How does it fly?
(Quite well, actually - within certain limitations...)
The SF25 was designed near the beginning of the motor gliding boom of the 60s and 70s, as a simple all-rounder. There is nothing particularly tricky about it. Hundreds of gliding schools in Germany and elsewhere use it for flight training and pleasure flights. The top permitted speed (190km/h) is not particularly high by glider standards, and, especially with the older, 50 – 80hp variants, can really only be reached in a steep dive. The rough air speed is limited to 150km/h. So, speed is not its strong point.
Where it shines is in ease of handling and simplicity. Stall speed is around 55 or 60km/h depending on the wing loading, and is totally benign. It’s quite hard to get it to spin. There are no flaps, retractable undercarriages, or, in most cases, constant speed props to worry about. Just check the oil, get in and go. The controls are light and harmonious, and despite appearances it is actually quite agile. It thermals rather well with the engine off, the big, thick wings give a decent sink rate, and the agile handling allows you to core small thermals more easily than some modern high performance gliders. The glide, on the other hand, is admittedly rather dismal – around 20 or 22 depending on the model. Then again, if you get low before finding the next thermal, firing up the motor takes only seconds. And with partial power, almost any glide ratio can be simulated, making it a great cross country trainer.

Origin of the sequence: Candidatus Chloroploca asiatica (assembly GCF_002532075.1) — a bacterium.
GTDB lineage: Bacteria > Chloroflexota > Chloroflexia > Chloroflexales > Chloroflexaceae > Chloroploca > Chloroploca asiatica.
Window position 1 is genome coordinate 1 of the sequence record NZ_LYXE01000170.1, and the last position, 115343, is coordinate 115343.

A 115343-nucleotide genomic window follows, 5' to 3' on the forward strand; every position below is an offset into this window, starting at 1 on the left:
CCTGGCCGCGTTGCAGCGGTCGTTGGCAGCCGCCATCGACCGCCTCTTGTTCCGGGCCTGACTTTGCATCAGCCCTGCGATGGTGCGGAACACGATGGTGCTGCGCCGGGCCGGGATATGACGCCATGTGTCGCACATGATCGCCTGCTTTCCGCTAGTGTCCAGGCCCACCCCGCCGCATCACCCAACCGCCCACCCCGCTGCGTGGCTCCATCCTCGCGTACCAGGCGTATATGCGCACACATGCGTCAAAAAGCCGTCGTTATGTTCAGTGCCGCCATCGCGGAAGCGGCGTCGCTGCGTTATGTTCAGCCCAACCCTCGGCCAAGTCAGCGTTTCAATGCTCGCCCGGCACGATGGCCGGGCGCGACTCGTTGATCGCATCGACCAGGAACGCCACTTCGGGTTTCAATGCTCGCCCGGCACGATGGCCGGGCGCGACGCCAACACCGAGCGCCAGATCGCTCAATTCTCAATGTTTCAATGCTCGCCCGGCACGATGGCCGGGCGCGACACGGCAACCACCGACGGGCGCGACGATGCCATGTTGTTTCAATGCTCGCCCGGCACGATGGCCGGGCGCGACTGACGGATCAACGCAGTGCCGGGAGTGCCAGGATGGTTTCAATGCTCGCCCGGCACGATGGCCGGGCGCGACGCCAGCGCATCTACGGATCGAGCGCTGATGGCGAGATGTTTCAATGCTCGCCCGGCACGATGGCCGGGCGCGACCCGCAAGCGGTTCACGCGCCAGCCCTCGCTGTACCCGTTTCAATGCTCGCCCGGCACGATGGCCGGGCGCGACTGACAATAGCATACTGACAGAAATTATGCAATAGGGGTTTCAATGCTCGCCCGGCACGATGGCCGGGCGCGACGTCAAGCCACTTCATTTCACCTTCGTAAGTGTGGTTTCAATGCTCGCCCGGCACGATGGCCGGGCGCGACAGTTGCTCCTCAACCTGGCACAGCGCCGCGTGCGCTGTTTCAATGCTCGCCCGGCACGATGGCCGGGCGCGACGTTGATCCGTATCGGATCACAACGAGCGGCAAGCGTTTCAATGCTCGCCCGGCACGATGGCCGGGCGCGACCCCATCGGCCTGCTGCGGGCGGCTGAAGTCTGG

Fuel burn under power in my plane (with the 60hp Limbach Motor) is around 10 litres per hour. Mogas (minimum 98 Octane) is preferred, although it runs fine on the more expensive Avgas too. The 44-litre tank gives a good 4 hours of flight time with reserves, which at a realistic 140km/h cruise speed translates into a useful 500-600km of range. The truth is that you probably won’t want to fly any further than that in one go anyway. Ergonomics is a concept that apparently had not been invented in 1970 – the bizarre concave Falke seats are an abomination for anyone but a hunchback. I fixed mine by having semi-circular foam inserts made that fill up the dead space and give some back support. The upright seating position remains, unfortunately. Spending money on good quality seat cushions helps.
Still, on the price vs fun & utility scale, I don't think there is anything to beat a Motorfalke.